A sharp ringing distracted me from my work, and I wheeled myself out from under a beat up Chev truck I was working on for a friend. I whipped open my cell and wiped my oily hands on my coveralls.
"Hey." I said casually, even thought I had no idea who was calling.
"Trix, it's Polly. How's it going?"
Polly was my good friend, and the man who'd introduced me to the beautiful sport of drang racing. As well, he was a the person responsiable for setting up most of my races. He was a saint.
"Hey man, not too bad. Just working on a bucket of bolts at the moment. You?" I cradled the phone on my shoulder and started putting tools away. I'd had enough of the truck for one night. It was almost beyond repair.
"Nothing. Listen, do you have time for a compitition tonight?"
"Yeah, I could sqweeze it in. Who's up?"
"I didn't catch his name, but he seemed to know all about you and your reputation. He was eager. To get his ass kicked, I guess."
I stifled a laugh. I still found it weird, the confidence that Polly had in me. "Sounds alright. When and where's this going down? And what's he driving?"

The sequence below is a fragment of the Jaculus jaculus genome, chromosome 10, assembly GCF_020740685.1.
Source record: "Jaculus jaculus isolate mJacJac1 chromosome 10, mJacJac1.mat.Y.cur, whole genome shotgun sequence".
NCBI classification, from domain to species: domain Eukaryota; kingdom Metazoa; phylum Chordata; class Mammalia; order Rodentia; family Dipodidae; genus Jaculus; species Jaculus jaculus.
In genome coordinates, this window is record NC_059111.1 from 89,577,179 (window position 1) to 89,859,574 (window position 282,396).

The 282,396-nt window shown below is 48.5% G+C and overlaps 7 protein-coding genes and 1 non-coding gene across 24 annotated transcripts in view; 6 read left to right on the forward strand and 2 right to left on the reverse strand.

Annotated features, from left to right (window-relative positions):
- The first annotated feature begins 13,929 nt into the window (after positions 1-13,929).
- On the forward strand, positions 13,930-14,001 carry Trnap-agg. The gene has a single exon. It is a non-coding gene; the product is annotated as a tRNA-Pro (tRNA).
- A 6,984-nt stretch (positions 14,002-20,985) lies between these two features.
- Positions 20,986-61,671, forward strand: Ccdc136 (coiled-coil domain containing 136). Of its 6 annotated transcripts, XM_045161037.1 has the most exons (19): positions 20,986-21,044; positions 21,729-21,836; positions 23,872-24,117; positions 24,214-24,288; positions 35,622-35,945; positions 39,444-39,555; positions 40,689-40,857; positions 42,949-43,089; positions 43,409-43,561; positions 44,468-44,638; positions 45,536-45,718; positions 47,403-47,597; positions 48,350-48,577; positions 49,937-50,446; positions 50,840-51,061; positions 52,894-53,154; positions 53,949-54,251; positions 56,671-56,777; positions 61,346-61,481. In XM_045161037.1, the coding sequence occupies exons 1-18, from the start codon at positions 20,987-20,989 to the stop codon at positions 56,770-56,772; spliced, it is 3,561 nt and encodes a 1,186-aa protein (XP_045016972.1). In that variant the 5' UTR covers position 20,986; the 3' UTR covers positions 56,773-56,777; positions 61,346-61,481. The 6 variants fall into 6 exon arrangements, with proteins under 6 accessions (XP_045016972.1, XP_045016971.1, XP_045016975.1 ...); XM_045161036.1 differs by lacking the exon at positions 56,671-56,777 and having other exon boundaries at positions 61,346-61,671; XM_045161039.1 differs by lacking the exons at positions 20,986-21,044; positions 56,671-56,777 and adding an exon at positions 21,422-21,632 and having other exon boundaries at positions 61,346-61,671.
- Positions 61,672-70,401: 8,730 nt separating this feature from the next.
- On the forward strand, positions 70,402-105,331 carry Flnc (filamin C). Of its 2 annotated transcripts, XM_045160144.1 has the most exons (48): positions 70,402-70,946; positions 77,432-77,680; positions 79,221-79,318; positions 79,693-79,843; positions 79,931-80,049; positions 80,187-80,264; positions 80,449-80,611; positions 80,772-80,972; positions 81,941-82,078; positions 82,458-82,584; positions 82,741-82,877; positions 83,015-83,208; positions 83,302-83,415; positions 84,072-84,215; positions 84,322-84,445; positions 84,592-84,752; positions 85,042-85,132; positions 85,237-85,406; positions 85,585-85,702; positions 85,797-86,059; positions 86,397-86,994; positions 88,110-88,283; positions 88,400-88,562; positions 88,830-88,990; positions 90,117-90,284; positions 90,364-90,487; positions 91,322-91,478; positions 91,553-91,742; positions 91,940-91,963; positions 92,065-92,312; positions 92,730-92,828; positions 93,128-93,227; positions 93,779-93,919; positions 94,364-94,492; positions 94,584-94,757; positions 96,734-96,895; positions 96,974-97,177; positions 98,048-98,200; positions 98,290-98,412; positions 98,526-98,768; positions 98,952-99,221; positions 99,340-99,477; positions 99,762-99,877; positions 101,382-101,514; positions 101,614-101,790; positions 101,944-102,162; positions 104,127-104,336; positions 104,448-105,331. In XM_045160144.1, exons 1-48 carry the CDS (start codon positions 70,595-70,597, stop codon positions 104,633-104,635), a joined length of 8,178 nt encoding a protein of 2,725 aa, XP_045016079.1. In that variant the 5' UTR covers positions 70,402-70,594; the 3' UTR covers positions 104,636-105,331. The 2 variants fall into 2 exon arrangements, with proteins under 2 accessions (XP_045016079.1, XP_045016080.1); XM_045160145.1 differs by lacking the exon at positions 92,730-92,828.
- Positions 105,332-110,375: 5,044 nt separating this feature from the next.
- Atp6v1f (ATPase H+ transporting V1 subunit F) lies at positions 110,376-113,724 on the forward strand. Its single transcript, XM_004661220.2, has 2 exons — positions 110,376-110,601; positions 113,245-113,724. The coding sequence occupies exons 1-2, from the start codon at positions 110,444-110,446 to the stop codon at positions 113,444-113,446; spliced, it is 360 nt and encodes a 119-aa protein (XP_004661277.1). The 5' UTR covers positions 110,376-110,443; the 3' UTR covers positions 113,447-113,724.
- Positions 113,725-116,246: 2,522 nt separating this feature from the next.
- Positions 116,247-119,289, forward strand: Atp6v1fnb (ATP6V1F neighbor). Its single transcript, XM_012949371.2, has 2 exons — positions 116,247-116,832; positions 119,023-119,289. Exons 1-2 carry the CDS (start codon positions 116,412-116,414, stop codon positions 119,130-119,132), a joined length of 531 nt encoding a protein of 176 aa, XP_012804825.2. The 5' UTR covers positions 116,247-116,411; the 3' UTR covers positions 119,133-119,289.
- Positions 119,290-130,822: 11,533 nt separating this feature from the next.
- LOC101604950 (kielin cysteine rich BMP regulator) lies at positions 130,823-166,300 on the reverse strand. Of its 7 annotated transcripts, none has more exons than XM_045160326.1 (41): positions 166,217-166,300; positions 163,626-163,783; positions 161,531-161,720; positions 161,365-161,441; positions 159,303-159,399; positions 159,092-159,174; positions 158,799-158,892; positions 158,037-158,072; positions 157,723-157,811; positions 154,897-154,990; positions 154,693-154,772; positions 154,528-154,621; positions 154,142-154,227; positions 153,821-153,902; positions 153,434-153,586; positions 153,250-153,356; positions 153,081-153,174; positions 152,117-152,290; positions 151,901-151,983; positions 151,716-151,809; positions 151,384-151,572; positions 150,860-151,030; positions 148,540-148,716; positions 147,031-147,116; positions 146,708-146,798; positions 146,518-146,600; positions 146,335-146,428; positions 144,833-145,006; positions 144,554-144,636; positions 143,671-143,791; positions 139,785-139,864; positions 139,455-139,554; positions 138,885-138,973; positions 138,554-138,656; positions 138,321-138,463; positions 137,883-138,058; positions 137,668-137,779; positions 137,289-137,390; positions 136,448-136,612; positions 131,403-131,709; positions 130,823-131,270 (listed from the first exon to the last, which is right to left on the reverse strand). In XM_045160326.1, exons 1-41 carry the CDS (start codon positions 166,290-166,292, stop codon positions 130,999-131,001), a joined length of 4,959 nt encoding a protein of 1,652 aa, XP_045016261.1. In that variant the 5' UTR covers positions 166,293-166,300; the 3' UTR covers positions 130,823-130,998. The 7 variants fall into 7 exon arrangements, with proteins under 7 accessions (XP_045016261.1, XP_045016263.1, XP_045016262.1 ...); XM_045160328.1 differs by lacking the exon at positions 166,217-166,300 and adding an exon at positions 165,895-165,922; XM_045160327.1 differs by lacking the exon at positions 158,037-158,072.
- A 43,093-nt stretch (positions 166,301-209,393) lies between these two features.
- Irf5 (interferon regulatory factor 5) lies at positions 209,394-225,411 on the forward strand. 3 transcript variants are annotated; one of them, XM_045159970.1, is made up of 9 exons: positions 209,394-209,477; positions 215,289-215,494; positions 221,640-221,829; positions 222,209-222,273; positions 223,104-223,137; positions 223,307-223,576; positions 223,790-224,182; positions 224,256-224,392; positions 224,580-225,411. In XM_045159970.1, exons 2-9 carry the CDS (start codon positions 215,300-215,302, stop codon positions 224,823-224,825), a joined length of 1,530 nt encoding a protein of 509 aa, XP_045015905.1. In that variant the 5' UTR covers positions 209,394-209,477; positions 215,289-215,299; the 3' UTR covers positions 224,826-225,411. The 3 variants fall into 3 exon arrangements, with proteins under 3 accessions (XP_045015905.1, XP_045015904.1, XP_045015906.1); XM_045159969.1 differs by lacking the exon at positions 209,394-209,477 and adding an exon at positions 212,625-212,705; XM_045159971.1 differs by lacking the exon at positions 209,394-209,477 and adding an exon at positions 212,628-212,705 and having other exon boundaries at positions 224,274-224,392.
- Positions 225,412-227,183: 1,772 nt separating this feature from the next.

Polly paused a moment, the sound of ruffling papers in the background. "Ah, here. Tonight, 12:30, the abandoned desert highway out east of city. As for his ride..." Another pause, and I hear Polly take a long drag on what is either a cigarillo one of his smuggled Cuban cigars. "He never said."
A little doubt bloomed in my stomach, but I pushed it away No info on my opponent or their ride? That's sketchy. "Great. I like a surprise." I lied. "It's refreshing. Are you coming to this one? I could use my coach for once."
Polly laughed hollowly. "Kid, you know I can't. I gave this up years ago."
"I know," I said, feeling the same tinge of sadness I always felt. Polly taught me all I know. But he could never come to the races, just incase we got busted. He'd already used all of his 'get-out-of-jail-free' cards back in his days. He was never caught back when he raced, and he wouldn't be caught now.
"You go get 'em, kid. Show em what you're got, and don't hold back."
"I won't. You know I won't"
Polly laughed again. "I know."
The phone clicked as my dad hung up.